Compassionate
  • Compassionate
Lets get a good thread going on here. Post mathematical questions here, and we all help each other out by solving them.
Mathematics
katieb
  • katieb
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Compassionate
  • Compassionate
It's one big math solving orgy in this thread.
bibby
  • bibby
This isn't even a forum nignog
skullpatrol
  • skullpatrol
Does 0.999... = 1? Let the orgy begin.

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Compassionate
  • Compassionate
No, because 0.999 will never exceed by 1 point.
Compassionate
  • Compassionate
Bibby, don't ruin the potential of this thread.
bibby
  • bibby
They eventually converge
Compassionate
  • Compassionate
If you try to derail my thread, I will steal your waifu
bibby
  • bibby
I don't even have a waifu. My question: is one-sided infatuation real love?
anonymous
  • anonymous
@skullpatrol .99999999... repeating is the same as 1. Proof: x=.9999999999 10x=9.999999999 10x-x=9.999999999-.99999999999 9x=9 x=1
Compassionate
  • Compassionate
Bibby, of course it's real love. Don't you get butterflies in your stomach when your waifu comes to cheer you up? Also, pic related, Mai Waifu is drinking tea. Ayin, nope, your equation is nonsensical.
anonymous
  • anonymous
That's not a valid proof.
skullpatrol
  • skullpatrol
http://en.wikipedia.org/wiki/0.999...
Compassionate
  • Compassionate
I got one for you guys. 1/0 = n n x 0 = 1
skullpatrol
  • skullpatrol
Your 2nd equation violates the multiplicative property of 0. How can 0 times any number be 1?
Compassionate
  • Compassionate
Because every number is 0, n must be infinite.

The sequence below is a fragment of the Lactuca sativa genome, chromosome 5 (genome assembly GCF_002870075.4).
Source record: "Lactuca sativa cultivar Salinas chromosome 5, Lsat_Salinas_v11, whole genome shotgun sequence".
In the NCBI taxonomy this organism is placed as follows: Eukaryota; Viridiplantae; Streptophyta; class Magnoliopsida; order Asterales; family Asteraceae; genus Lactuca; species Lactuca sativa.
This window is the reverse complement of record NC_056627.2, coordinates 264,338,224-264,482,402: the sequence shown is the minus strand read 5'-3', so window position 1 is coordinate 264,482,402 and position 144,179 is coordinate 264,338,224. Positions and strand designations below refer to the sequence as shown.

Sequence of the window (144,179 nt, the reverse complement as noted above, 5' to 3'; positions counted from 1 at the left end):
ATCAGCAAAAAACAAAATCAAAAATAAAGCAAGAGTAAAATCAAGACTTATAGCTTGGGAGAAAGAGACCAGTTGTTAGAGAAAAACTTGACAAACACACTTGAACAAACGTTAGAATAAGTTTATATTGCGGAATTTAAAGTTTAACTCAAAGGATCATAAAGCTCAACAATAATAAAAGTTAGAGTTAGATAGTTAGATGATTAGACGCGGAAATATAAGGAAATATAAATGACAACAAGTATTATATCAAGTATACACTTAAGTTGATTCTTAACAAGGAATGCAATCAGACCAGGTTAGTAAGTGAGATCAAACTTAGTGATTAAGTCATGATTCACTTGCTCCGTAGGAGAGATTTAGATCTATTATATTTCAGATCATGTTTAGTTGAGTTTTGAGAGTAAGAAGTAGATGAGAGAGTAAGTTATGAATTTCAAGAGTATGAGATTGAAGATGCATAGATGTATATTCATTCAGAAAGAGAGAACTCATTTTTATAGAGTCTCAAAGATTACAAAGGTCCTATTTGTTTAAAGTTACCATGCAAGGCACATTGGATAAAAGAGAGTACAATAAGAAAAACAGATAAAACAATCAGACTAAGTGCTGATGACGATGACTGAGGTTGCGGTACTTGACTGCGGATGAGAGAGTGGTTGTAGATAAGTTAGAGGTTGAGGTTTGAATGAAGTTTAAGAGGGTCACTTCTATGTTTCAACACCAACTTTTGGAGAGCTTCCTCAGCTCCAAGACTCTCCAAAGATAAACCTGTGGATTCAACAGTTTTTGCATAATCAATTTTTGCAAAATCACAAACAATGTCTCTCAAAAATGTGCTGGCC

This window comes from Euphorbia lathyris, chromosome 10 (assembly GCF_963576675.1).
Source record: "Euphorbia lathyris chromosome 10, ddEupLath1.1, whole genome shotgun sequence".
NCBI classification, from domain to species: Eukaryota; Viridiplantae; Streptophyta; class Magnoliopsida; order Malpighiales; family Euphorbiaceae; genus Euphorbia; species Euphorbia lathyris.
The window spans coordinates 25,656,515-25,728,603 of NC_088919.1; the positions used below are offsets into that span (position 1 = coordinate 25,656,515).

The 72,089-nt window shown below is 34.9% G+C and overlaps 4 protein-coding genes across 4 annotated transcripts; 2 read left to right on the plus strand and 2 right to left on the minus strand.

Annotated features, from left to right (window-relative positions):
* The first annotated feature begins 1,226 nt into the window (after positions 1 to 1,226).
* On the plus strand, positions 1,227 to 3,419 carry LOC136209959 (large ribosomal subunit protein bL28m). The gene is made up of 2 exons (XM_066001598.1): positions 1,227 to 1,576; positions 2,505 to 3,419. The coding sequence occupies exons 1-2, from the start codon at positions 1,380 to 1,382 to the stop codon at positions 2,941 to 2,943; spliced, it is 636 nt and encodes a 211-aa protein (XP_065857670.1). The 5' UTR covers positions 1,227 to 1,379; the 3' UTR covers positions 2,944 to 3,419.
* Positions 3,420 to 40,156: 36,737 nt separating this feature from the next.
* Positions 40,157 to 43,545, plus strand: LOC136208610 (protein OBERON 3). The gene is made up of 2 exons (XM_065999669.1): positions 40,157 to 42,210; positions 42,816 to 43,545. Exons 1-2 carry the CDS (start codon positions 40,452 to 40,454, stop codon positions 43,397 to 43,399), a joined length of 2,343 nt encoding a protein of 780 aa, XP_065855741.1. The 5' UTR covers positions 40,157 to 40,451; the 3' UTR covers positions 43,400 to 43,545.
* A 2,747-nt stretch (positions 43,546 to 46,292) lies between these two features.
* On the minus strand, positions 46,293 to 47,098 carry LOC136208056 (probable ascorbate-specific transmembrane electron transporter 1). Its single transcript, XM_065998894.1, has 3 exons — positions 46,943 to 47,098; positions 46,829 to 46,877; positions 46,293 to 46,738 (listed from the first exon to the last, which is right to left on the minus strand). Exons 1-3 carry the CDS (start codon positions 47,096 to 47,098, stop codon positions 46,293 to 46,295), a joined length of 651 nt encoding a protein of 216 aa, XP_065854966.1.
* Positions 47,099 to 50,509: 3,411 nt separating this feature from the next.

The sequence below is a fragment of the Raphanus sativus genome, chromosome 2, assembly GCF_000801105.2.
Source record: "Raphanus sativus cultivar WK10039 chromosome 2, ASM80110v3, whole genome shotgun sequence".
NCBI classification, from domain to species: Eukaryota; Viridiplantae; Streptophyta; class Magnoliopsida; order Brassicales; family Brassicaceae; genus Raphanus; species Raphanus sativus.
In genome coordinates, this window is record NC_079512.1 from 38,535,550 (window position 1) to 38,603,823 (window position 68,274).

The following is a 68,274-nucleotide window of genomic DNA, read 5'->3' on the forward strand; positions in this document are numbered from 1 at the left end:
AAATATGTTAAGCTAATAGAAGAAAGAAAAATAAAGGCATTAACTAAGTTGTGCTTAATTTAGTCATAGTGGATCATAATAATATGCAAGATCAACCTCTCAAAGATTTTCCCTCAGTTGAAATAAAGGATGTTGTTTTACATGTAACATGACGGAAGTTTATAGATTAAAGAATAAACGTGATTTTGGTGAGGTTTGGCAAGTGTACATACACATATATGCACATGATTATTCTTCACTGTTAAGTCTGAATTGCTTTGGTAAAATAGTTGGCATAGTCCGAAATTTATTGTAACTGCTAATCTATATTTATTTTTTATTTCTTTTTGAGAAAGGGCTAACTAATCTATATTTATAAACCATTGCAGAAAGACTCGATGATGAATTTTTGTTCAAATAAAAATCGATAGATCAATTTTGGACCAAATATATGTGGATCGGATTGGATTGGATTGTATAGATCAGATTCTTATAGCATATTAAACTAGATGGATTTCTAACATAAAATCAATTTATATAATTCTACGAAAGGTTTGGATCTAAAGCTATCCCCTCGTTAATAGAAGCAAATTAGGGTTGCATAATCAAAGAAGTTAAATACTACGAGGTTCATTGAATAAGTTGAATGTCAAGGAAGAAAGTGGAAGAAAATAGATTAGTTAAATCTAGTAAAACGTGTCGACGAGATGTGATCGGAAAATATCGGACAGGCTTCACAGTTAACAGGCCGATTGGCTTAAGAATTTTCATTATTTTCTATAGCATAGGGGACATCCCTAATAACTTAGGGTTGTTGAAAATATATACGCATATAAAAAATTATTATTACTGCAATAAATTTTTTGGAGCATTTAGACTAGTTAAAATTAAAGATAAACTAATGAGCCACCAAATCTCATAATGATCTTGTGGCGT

anonymous
  • anonymous
That's...not how vector fields work.
skullpatrol
  • skullpatrol
Infinity is not a number. If it is give me its value?
Compassionate
  • Compassionate
Mata, mata. A x B = C C/A = B C/B = A 10 x 0 = 0 0/10 = 0 0/0 = 10
anonymous
  • anonymous
Incorrect. If you start with A x B = C, you can only say C/A=B if you exclude the possibility that A might be 0. Likewise with C/B=A.
skullpatrol
  • skullpatrol
I can replace your 10 with "any number" to get 0/0 = "any number."
skullpatrol
  • skullpatrol
10 x 0 = 0 or a*0 = 0 0/10 = 0 or 0/a = 0 0/0 = 10 or 0/0 = a where a = any number
skullpatrol
  • skullpatrol
What happened to the party?
anonymous
  • anonymous
How 'bout this: Prove that \[\sum_{n=1}^{\infty} \frac{ 1 }{ k }\]diverges.
anonymous
  • anonymous
@Aylin assuming n=k, http://en.wikipedia.org/wiki/Harmonic_series_(mathematics)#Divergence If n is not equal to k, I give up. The problem is too difficult for me. Maybe some Wiles will come along and write a 300 page proof.
anonymous
  • anonymous
Remove the summation ("simplify"): \[ \large \sum_{n=0}^{k}{2^k} \] Think you're so tough? Simplify: \[ \large \sum_{n=0}^{k}{3^k} \]
anonymous
  • anonymous
Er... @muntoo the way you've written them the answers would just be \[k \times 2^{2}\]and\[k \times 3^{k}\]respectively.
Compassionate
  • Compassionate
Bump ~~
anonymous
  • anonymous
@Aylin Whoops: \[\Large \sum_{n=0}^{k}{2^n}\]\[\Large \sum_{n=0}^{k}{3^n}\]
anonymous
  • anonymous
@muntoo \[\sum_{n=0}^{k}2^{n}=1+2+4+8+16+32+...\frac{ 2^{k} }{ 4 }+\frac{ 2^{k} }{ 2 }+2^{k}\]\[=1+2(1+2+4+8+...+\frac{ 2^{k} }{ 8 }+\frac{ 2^{k} }{ 4 }+\frac{ 2^{k} }{ 2 })\]\[=2 \times 2^{k}(\frac{ 1 }{ 2 }+\frac{ 1 }{ 4 }+\frac{ 1 }{ 8 }+...+\frac{ 2 }{ 2^{k} }+\frac{ 1 }{ 2^{k} })+1\]\[=2 \times 2^{k} \times \sum_{n=1}^{k}\frac{ 1 }{ 2^{n} }+1=2 \times 2^{k} \times (1-2^{-k})+1\]\[=2 \times 2^{k}-2+1=2 \times 2^k-1\] \[\sum_{n=0}^{k}3^{n}=1+3+9+27+81+...+\frac{ 3^{k} }{ 9 }+\frac{ 3^{k} }{ 3 }+3^{k}\]\[=3 \times 3^{k} \times (\frac{ 1 }{ 3 }+\frac{ 1 }{ 9 }+\frac{ 1 }{ 27 }+...+\frac{ 3 }{ 3^{k} }+\frac{ 1 }{ 3^{k} })+1\]\[=3 \times 3^{k} \times \sum_{n=1}^{k}\frac{ 1 }{ 3^{n}}+1\]\[=3 \times 3^{k} \times (\frac{ 1 }{ 2 }-\frac{ 1 }{ 2 \times 3^{k} })+1\]\[=\frac{ 3 }{ 2 }3^{k}-\frac{ 3 }{ 2 }=\frac{ 3 \times 3^{k} }{ 2 }-\frac{ 1 }{ 2 }\]

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